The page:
Today's Personal Injury 101 is focusing on a standard used in most civil cases: preponderance of the evidence.
In short, it is the amount of evidence needed for a plaintiff to win a case. You can visualize the standard by thinking of it this way: more than 50% of the evidence must agree with the plaintiff's point of view, making it the burden of proof in a civil trial.
Even if the plaintiff's evidence is only slightly in his or her favor, let's say 51%, they will still win the case by a preponderance of the evidence. This means the plaintiff was able to show that its version of the facts, causes, damages or fault was more likely than not the correct version.
This should not be confused with the standard of proof 'beyond a reasonable doubt' which is a higher standard used in criminal courts.
Pedestrian safety has been a growing concern across the nation, especially in urban areas with high traffic congestion, and Nevada is no exception.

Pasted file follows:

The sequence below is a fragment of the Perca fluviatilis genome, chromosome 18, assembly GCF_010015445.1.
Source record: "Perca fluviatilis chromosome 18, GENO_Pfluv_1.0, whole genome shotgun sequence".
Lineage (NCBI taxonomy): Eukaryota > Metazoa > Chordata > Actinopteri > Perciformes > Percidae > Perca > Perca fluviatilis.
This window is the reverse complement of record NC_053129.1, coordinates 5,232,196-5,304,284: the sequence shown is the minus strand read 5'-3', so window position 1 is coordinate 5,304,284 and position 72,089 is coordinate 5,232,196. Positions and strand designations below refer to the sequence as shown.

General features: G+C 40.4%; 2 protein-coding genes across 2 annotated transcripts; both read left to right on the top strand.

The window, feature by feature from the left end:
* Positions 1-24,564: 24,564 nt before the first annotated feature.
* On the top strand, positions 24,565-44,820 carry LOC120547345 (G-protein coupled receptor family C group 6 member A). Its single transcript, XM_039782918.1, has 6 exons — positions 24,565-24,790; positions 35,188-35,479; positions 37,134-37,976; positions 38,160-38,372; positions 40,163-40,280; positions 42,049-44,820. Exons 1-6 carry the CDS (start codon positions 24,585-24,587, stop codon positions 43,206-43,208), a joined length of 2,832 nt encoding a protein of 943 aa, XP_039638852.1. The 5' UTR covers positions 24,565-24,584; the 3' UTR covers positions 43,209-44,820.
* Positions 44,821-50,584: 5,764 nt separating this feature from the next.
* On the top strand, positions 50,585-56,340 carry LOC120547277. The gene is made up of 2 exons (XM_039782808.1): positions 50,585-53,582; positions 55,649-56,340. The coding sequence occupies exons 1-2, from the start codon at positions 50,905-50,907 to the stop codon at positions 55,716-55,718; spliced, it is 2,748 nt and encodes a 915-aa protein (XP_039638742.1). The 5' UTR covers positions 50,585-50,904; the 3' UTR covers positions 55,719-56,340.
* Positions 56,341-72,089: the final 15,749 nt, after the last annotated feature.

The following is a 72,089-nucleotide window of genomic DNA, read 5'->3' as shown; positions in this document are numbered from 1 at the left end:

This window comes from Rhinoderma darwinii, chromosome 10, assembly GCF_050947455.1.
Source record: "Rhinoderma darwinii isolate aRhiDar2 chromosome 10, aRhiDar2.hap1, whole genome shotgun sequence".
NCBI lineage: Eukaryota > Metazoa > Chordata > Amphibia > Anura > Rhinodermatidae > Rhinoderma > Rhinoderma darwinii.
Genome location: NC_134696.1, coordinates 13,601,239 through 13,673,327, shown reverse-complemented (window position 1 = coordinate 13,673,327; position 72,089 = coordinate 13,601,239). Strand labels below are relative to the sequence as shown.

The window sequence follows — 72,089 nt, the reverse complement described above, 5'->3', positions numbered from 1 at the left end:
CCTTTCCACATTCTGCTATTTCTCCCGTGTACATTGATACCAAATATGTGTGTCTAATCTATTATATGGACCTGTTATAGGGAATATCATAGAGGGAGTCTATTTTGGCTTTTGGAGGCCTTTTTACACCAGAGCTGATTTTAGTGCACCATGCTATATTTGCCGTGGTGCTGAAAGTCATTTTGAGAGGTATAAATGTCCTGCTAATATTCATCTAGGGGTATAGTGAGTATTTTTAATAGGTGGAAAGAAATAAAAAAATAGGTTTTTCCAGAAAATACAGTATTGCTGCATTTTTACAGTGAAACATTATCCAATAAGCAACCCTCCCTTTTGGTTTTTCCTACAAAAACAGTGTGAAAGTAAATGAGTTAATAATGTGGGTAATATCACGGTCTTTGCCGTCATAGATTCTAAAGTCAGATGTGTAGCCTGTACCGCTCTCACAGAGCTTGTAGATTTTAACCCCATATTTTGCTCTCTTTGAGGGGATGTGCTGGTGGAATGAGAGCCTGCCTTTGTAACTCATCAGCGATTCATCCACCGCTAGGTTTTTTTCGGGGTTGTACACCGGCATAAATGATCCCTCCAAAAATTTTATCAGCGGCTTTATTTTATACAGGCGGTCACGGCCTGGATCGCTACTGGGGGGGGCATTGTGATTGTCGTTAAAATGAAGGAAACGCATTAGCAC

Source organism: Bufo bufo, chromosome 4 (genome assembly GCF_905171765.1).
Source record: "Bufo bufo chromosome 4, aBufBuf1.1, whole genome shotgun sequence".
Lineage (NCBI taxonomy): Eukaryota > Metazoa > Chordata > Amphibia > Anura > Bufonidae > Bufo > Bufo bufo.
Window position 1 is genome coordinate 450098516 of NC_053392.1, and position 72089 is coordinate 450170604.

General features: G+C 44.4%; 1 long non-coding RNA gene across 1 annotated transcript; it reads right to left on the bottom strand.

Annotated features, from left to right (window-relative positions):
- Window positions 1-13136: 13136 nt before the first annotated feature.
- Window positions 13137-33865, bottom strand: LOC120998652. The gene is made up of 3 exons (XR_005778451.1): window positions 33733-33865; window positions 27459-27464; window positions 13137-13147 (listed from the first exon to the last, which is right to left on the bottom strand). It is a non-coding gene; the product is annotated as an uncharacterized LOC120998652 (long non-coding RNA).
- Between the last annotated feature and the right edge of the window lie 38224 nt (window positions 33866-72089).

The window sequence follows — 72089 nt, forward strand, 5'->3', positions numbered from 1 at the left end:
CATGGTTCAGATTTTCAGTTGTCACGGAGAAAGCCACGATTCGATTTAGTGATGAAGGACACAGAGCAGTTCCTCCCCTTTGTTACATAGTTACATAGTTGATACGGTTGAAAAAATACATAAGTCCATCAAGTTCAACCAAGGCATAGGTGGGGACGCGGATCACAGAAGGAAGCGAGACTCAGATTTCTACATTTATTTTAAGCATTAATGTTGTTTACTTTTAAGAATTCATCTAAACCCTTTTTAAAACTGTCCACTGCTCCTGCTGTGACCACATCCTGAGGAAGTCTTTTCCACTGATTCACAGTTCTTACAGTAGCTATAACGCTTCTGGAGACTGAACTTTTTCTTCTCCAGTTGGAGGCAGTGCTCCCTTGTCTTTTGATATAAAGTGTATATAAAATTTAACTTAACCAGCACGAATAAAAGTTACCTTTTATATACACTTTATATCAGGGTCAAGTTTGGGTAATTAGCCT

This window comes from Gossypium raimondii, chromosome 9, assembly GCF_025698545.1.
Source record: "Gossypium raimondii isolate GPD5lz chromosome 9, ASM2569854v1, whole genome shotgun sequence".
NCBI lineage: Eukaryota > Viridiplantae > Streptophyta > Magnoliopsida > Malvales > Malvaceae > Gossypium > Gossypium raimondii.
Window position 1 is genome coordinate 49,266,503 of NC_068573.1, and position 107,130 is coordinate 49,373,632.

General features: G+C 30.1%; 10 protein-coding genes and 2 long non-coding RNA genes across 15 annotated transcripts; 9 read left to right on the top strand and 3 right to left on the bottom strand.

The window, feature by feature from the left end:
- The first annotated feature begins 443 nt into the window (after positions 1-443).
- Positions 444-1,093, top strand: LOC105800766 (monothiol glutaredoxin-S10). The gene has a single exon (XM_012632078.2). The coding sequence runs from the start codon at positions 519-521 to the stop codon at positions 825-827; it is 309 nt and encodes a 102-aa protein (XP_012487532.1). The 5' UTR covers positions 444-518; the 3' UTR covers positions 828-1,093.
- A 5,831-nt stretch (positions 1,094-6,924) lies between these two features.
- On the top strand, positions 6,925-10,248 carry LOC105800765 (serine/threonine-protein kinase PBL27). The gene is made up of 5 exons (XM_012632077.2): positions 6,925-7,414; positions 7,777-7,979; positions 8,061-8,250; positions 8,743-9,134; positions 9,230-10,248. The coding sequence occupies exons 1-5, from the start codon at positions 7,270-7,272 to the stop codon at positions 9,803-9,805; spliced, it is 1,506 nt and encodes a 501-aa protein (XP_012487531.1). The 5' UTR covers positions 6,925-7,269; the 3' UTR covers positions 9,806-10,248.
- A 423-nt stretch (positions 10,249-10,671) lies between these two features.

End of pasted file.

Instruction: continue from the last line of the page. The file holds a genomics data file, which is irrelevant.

A wrongful death is a civil remedy available when one party’s intentional, reckless, or negligent behavior causes the death of another.
Unfortunately, car accidents are just as much a part of life in Nevada as they are anywhere else in the country.
When you or someone you care about is involved in an accident that results in serious injury to person or damage to property, the harmed party is entitled to just compensation through Nevada’s legal system.
The Insurance Research Council (IRC) has found that over 12% of Nevada drivers are uninsured.
If you or someone you know has been hurt on the job in Nevada, there may be two avenues available to seek monetary compensation for injuries suffered - a workers’ compensation claim or a personal injury lawsuit.
a Nevada wrongful death claim may help ease any financial uncertainty you may have about the future as a result of the tragic death.
If you suffer a slip and fall in a Nevada store, you may have a valid legal claim against that business depending on the circumstances.
Personal injuries happen every day across the country, and Nevada is no exception.
Older teen drivers are more at risk for car accidents than their younger counterparts.